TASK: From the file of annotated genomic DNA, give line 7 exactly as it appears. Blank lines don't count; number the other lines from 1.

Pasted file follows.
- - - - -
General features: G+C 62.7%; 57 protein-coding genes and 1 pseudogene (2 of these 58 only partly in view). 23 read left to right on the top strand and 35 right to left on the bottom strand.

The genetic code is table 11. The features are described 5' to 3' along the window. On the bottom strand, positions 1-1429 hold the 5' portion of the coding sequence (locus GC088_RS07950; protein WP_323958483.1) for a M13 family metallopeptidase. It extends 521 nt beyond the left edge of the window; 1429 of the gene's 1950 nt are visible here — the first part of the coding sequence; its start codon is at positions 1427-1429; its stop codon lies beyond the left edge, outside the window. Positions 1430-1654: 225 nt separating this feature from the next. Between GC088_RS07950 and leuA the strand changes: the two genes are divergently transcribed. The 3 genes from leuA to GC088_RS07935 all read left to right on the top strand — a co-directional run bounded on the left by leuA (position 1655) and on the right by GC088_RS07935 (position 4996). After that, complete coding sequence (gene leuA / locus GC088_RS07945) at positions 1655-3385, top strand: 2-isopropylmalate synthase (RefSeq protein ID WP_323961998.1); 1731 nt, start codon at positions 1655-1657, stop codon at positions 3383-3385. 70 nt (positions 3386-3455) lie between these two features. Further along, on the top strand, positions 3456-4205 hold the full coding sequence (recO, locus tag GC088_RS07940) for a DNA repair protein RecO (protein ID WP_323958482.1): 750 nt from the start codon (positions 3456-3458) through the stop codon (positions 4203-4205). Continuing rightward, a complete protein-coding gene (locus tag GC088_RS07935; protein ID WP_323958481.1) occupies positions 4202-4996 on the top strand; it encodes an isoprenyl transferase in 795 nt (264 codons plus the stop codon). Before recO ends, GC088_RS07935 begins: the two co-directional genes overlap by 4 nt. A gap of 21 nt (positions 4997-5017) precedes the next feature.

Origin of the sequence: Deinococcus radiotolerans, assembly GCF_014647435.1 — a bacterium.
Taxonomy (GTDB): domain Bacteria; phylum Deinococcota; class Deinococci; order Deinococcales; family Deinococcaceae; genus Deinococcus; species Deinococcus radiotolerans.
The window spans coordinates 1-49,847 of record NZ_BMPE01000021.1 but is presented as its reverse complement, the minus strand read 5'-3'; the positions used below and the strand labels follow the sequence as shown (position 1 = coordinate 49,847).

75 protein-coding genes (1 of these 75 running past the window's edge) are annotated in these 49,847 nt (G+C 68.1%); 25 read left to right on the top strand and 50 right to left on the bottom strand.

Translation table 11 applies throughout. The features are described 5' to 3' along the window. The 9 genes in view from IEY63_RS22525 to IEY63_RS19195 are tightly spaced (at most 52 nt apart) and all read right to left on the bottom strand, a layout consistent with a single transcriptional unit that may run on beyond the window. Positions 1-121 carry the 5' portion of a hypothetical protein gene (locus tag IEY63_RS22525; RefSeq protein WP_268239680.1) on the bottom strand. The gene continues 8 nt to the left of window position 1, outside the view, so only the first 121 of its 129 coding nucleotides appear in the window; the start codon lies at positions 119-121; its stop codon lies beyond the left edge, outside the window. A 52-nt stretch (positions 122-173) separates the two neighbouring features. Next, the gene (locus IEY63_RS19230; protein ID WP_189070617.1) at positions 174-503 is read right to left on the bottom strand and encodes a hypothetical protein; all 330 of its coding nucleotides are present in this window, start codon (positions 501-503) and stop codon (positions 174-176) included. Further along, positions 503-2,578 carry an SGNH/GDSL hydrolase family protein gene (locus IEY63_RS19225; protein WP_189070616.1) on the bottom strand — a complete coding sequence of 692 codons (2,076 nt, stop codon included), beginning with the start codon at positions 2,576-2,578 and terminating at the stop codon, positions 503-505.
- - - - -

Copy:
Translation table 11 applies throughout. The features are described 5' to 3' along the window. The 9 genes in view from IEY63_RS22525 to IEY63_RS19195 are tightly spaced (at most 52 nt apart) and all read right to left on the bottom strand, a layout consistent with a single transcriptional unit that may run on beyond the window. Positions 1-121 carry the 5' portion of a hypothetical protein gene (locus tag IEY63_RS22525; RefSeq protein WP_268239680.1) on the bottom strand. The gene continues 8 nt to the left of window position 1, outside the view, so only the first 121 of its 129 coding nucleotides appear in the window; the start codon lies at positions 119-121; its stop codon lies beyond the left edge, outside the window. A 52-nt stretch (positions 122-173) separates the two neighbouring features. Next, the gene (locus IEY63_RS19230; protein ID WP_189070617.1) at positions 174-503 is read right to left on the bottom strand and encodes a hypothetical protein; all 330 of its coding nucleotides are present in this window, start codon (positions 501-503) and stop codon (positions 174-176) included. Further along, positions 503-2,578 carry an SGNH/GDSL hydrolase family protein gene (locus IEY63_RS19225; protein WP_189070616.1) on the bottom strand — a complete coding sequence of 692 codons (2,076 nt, stop codon included), beginning with the start codon at positions 2,576-2,578 and terminating at the stop codon, positions 503-505.